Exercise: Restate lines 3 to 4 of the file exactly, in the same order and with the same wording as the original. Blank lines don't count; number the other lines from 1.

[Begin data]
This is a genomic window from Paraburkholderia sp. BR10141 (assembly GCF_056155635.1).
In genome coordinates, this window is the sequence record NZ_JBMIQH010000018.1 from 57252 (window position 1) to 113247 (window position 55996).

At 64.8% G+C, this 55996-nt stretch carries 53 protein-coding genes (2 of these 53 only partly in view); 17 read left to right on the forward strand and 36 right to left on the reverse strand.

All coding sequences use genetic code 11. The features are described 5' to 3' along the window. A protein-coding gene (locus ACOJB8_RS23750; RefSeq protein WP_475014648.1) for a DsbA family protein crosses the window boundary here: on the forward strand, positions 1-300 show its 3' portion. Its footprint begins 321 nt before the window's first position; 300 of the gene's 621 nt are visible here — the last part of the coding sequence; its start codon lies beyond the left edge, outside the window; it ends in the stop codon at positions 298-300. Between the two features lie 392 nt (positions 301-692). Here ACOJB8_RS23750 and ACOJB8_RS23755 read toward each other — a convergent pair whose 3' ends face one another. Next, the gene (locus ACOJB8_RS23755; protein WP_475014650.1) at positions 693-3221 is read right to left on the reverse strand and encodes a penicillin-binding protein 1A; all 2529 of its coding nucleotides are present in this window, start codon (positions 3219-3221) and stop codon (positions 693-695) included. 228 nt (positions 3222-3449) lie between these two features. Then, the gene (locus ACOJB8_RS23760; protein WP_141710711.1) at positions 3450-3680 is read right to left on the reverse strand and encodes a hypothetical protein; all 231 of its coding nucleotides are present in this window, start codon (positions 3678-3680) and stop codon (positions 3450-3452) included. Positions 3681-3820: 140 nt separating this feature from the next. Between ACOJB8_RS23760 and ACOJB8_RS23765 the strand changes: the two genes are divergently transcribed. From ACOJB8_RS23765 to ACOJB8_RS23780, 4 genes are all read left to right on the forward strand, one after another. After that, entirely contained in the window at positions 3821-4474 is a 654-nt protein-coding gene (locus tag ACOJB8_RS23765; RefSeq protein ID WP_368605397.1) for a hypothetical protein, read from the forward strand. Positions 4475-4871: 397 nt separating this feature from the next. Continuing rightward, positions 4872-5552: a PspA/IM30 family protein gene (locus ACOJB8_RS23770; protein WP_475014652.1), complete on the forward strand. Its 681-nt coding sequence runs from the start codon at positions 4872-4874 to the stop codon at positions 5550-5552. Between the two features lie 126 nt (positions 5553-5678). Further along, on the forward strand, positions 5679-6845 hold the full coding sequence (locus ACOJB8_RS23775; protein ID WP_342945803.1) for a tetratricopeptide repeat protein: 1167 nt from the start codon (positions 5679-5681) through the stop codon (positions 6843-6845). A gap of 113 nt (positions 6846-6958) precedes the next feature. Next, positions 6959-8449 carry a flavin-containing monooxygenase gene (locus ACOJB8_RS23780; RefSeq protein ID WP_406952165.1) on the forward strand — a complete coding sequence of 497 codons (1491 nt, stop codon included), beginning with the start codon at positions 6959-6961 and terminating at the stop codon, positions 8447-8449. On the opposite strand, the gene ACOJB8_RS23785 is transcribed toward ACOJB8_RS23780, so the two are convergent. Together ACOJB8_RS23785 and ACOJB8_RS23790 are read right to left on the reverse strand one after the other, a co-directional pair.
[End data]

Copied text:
At 64.8% G+C, this 55996-nt stretch carries 53 protein-coding genes (2 of these 53 only partly in view); 17 read left to right on the forward strand and 36 right to left on the reverse strand.

All coding sequences use genetic code 11. The features are described 5' to 3' along the window. A protein-coding gene (locus ACOJB8_RS23750; RefSeq protein WP_475014648.1) for a DsbA family protein crosses the window boundary here: on the forward strand, positions 1-300 show its 3' portion. Its footprint begins 321 nt before the window's first position; 300 of the gene's 621 nt are visible here — the last part of the coding sequence; its start codon lies beyond the left edge, outside the window; it ends in the stop codon at positions 298-300. Between the two features lie 392 nt (positions 301-692). Here ACOJB8_RS23750 and ACOJB8_RS23755 read toward each other — a convergent pair whose 3' ends face one another. Next, the gene (locus ACOJB8_RS23755; protein WP_475014650.1) at positions 693-3221 is read right to left on the reverse strand and encodes a penicillin-binding protein 1A; all 2529 of its coding nucleotides are present in this window, start codon (positions 3219-3221) and stop codon (positions 693-695) included. 228 nt (positions 3222-3449) lie between these two features. Then, the gene (locus ACOJB8_RS23760; protein WP_141710711.1) at positions 3450-3680 is read right to left on the reverse strand and encodes a hypothetical protein; all 231 of its coding nucleotides are present in this window, start codon (positions 3678-3680) and stop codon (positions 3450-3452) included. Positions 3681-3820: 140 nt separating this feature from the next. Between ACOJB8_RS23760 and ACOJB8_RS23765 the strand changes: the two genes are divergently transcribed. From ACOJB8_RS23765 to ACOJB8_RS23780, 4 genes are all read left to right on the forward strand, one after another. After that, entirely contained in the window at positions 3821-4474 is a 654-nt protein-coding gene (locus tag ACOJB8_RS23765; RefSeq protein ID WP_368605397.1) for a hypothetical protein, read from the forward strand. Positions 4475-4871: 397 nt separating this feature from the next. Continuing rightward, positions 4872-5552: a PspA/IM30 family protein gene (locus ACOJB8_RS23770; protein WP_475014652.1), complete on the forward strand. Its 681-nt coding sequence runs from the start codon at positions 4872-4874 to the stop codon at positions 5550-5552. Between the two features lie 126 nt (positions 5553-5678). Further along, on the forward strand, positions 5679-6845 hold the full coding sequence (locus ACOJB8_RS23775; protein ID WP_342945803.1) for a tetratricopeptide repeat protein: 1167 nt from the start codon (positions 5679-5681) through the stop codon (positions 6843-6845). A gap of 113 nt (positions 6846-6958) precedes the next feature. Next, positions 6959-8449 carry a flavin-containing monooxygenase gene (locus ACOJB8_RS23780; RefSeq protein ID WP_406952165.1) on the forward strand — a complete coding sequence of 497 codons (1491 nt, stop codon included), beginning with the start codon at positions 6959-6961 and terminating at the stop codon, positions 8447-8449. On the opposite strand, the gene ACOJB8_RS23785 is transcribed toward ACOJB8_RS23780, so the two are convergent. Together ACOJB8_RS23785 and ACOJB8_RS23790 are read right to left on the reverse strand one after the other, a co-directional pair.